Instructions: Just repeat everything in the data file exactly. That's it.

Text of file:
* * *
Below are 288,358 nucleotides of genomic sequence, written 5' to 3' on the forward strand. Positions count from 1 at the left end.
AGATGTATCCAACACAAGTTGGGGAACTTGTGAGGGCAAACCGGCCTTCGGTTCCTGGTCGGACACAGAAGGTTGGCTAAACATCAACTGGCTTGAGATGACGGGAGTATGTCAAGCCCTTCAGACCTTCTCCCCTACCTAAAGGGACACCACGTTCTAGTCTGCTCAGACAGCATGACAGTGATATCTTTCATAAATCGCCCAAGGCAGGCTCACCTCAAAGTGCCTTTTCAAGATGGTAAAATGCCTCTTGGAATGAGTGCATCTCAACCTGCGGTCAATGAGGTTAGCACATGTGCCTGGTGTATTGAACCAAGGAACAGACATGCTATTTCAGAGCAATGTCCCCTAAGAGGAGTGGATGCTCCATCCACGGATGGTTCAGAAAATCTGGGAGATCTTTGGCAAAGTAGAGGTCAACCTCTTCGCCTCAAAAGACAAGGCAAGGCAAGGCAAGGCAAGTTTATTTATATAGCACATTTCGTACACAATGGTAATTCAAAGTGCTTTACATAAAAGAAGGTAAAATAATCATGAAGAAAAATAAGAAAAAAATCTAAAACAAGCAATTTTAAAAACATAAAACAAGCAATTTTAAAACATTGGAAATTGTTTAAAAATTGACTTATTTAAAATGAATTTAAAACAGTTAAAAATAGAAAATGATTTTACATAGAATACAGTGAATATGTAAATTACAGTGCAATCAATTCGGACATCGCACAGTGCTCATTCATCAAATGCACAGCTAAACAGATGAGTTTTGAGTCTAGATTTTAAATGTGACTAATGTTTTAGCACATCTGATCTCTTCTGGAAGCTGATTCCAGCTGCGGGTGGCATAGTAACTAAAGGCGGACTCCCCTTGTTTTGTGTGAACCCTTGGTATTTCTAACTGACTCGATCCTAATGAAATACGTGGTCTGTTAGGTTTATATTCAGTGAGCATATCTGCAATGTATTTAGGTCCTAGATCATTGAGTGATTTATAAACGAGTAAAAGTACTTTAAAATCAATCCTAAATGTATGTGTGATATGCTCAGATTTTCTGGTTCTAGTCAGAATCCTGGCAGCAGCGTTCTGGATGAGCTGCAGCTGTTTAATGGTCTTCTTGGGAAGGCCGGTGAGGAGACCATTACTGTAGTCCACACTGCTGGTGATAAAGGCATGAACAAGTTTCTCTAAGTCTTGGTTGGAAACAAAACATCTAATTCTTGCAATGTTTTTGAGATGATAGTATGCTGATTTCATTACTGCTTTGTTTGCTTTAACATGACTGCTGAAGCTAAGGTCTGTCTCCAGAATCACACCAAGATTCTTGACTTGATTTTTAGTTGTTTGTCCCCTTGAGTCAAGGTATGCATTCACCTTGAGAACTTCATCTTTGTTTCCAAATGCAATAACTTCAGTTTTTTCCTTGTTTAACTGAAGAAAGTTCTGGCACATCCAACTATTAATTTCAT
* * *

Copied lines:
Below are 288,358 nucleotides of genomic sequence, written 5' to 3' on the forward strand. Positions count from 1 at the left end.
AGATGTATCCAACACAAGTTGGGGAACTTGTGAGGGCAAACCGGCCTTCGGTTCCTGGTCGGACACAGAAGGTTGGCTAAACATCAACTGGCTTGAGATGACGGGAGTATGTCAAGCCCTTCAGACCTTCTCCCCTACCTAAAGGGACACCACGTTCTAGTCTGCTCAGACAGCATGACAGTGATATCTTTCATAAATCGCCCAAGGCAGGCTCACCTCAAAGTGCCTTTTCAAGATGGTAAAATGCCTCTTGGAATGAGTGCATCTCAACCTGCGGTCAATGAGGTTAGCACATGTGCCTGGTGTATTGAACCAAGGAACAGACATGCTATTTCAGAGCAATGTCCCCTAAGAGGAGTGGATGCTCCATCCACGGATGGTTCAGAAAATCTGGGAGATCTTTGGCAAAGTAGAGGTCAACCTCTTCGCCTCAAAAGACAAGGCAAGGCAAGGCAAGGCAAGTTTATTTATATAGCACATTTCGTACACAATGGTAATTCAAAGTGCTTTACATAAAAGAAGGTAAAATAATCATGAAGAAAAATAAGAAAAAAATCTAAAACAAGCAATTTTAAAAACATAAAACAAGCAATTTTAAAACATTGGAAATTGTTTAAAAATTGACTTATTTAAAATGAATTTAAAACAGTTAAAAATAGAAAATGATTTTACATAGAATACAGTGAATATGTAAATTACAGTGCAATCAATTCGGACATCGCACAGTGCTCATTCATCAAATGCACAGCTAAACAGATGAGTTTTGAGTCTAGATTTTAAATGTGACTAATGTTTTAGCACATCTGATCTCTTCTGGAAGCTGATTCCAGCTGCGGGTGGCATAGTAACTAAAGGCGGACTCCCCTTGTTTTGTGTGAACCCTTGGTATTTCTAACTGACTCGATCCTAATGAAATACGTGGTCTGTTAGGTTTATATTCAGTGAGCATATCTGCAATGTATTTAGGTCCTAGATCATTGAGTGATTTATAAACGAGTAAAAGTACTTTAAAATCAATCCTAAATGTATGTGTGATATGCTCAGATTTTCTGGTTCTAGTCAGAATCCTGGCAGCAGCGTTCTGGATGAGCTGCAGCTGTTTAATGGTCTTCTTGGGAAGGCCGGTGAGGAGACCATTACTGTAGTCCACACTGCTGGTGATAAAGGCATGAACAAGTTTCTCTAAGTCTTGGTTGGAAACAAAACATCTAATTCTTGCAATGTTTTTGAGATGATAGTATGCTGATTTCATTACTGCTTTGTTTGCTTTAACATGACTGCTGAAGCTAAGGTCTGTCTCCAGAATCACACCAAGATTCTTGACTTGATTTTTAGTTGTTTGTCCCCTTGAGTCAAGGTATGCATTCACCTTGAGAACTTCATCTTTGTTTCCAAATGCAATAACTTCAGTTTTTTCCTTGTTTAACTGAAGAAAGTTCTGGCACATCCAACTATTAATTTCAT